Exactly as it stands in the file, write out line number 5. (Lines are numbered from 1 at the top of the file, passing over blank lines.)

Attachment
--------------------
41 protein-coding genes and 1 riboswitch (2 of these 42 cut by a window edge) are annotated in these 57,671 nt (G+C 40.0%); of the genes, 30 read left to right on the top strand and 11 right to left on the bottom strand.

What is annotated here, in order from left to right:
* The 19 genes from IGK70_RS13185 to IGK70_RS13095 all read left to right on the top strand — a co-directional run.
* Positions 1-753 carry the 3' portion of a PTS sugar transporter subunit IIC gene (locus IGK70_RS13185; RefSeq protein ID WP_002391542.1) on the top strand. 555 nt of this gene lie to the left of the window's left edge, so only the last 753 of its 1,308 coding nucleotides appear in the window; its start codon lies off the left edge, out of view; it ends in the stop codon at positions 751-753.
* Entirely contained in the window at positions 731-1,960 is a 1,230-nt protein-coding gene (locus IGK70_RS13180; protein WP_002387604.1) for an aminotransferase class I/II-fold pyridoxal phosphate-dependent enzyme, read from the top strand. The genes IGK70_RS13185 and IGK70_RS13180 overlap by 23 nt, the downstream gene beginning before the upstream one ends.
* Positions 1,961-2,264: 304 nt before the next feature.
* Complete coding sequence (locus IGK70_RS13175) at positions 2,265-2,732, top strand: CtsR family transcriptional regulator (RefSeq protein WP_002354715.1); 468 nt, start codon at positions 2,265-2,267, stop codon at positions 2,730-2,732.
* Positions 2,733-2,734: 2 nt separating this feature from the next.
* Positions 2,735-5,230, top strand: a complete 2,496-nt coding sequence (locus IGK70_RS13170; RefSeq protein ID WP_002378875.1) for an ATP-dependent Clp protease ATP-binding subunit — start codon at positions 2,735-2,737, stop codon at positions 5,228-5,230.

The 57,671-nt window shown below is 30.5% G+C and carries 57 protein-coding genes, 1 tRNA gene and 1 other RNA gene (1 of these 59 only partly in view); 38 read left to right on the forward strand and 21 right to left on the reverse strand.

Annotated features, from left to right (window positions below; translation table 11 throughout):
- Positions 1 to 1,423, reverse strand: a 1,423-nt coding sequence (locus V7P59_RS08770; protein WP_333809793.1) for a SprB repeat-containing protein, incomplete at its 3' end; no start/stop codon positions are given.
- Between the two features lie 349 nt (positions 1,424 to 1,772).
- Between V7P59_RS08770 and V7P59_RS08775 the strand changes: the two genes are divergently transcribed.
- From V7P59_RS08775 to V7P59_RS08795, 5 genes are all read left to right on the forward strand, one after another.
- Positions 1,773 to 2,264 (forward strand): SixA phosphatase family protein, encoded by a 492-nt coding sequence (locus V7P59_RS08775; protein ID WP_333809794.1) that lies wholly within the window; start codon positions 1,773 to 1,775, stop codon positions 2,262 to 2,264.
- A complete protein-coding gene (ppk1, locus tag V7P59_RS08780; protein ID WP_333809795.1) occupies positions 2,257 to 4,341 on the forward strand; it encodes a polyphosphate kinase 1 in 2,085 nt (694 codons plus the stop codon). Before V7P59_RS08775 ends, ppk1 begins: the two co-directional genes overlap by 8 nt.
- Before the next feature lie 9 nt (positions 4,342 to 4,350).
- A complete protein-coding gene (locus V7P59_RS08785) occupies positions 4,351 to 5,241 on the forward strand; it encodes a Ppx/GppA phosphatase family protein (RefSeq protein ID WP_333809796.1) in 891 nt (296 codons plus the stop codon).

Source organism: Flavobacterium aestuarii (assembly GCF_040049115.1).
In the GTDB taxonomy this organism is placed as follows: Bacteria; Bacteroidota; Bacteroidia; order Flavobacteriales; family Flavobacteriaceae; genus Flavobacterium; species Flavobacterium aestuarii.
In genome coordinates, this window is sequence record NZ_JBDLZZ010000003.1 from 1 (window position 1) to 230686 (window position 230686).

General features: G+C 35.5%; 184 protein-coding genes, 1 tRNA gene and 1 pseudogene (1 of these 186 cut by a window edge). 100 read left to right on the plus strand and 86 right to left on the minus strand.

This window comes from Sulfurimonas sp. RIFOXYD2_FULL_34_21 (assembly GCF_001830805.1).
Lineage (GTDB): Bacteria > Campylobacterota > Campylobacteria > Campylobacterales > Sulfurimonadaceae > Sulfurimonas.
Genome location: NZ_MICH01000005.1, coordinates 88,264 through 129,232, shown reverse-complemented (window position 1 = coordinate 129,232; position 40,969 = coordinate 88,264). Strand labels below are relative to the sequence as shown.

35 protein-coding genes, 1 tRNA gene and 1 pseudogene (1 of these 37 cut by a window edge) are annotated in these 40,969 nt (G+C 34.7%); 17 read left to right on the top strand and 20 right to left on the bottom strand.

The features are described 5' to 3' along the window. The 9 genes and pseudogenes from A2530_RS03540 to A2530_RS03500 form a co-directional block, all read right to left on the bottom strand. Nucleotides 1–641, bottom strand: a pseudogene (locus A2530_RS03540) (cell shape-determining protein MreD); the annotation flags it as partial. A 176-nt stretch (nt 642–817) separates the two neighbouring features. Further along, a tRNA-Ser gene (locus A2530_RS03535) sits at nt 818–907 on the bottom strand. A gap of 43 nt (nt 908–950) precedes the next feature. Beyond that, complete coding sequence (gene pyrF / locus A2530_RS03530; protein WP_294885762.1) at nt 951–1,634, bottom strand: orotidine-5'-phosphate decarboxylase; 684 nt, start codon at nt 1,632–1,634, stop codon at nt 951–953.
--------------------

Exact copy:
* Entirely contained in the window at positions 731-1,960 is a 1,230-nt protein-coding gene (locus IGK70_RS13180; protein WP_002387604.1) for an aminotransferase class I/II-fold pyridoxal phosphate-dependent enzyme, read from the top strand. The genes IGK70_RS13185 and IGK70_RS13180 overlap by 23 nt, the downstream gene beginning before the upstream one ends.